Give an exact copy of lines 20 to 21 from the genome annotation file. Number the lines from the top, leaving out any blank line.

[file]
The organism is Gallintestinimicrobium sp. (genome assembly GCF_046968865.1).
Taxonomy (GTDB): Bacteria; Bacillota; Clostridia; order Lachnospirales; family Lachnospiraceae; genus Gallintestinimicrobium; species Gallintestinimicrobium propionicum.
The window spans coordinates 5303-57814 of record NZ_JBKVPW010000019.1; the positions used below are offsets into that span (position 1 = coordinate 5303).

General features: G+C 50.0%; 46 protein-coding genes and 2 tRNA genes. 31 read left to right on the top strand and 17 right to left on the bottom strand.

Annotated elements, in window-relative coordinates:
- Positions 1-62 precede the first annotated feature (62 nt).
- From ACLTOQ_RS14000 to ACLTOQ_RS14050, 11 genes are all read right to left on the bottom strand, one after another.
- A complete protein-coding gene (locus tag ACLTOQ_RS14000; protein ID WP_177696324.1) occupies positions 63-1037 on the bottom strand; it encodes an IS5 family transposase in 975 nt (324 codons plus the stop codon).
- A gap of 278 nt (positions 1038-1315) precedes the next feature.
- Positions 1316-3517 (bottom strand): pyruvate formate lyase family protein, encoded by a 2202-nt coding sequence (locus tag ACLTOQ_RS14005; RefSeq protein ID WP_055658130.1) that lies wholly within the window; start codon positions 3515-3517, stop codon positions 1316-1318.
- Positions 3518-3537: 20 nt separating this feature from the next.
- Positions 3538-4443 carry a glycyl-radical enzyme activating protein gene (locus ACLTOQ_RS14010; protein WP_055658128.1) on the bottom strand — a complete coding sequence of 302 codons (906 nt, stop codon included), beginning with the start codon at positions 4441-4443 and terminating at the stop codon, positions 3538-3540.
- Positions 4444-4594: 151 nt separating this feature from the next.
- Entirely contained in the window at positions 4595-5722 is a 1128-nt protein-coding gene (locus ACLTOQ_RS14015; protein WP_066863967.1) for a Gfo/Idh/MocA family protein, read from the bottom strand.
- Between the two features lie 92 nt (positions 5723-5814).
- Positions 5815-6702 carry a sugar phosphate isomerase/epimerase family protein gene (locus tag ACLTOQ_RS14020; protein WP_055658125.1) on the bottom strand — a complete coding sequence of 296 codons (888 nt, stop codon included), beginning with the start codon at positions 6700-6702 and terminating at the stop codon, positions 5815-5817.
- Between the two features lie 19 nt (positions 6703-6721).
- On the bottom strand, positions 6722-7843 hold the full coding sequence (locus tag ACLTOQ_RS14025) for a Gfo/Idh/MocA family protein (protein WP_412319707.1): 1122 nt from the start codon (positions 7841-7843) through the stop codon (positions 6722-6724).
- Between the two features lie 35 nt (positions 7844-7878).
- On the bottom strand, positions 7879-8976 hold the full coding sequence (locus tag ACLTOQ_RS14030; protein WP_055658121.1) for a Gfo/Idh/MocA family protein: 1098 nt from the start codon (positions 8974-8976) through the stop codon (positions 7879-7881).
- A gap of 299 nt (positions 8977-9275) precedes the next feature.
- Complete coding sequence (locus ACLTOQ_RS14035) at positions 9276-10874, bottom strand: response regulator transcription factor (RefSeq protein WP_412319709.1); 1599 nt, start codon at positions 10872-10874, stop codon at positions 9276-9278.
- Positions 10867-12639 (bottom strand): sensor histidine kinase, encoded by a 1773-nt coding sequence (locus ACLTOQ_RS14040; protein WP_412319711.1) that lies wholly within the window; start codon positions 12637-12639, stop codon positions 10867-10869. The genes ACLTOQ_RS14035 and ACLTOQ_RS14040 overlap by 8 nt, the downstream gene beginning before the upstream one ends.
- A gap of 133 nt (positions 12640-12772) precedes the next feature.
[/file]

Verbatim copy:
- On the bottom strand, positions 7879-8976 hold the full coding sequence (locus tag ACLTOQ_RS14030; protein WP_055658121.1) for a Gfo/Idh/MocA family protein: 1098 nt from the start codon (positions 8974-8976) through the stop codon (positions 7879-7881).
- A gap of 299 nt (positions 8977-9275) precedes the next feature.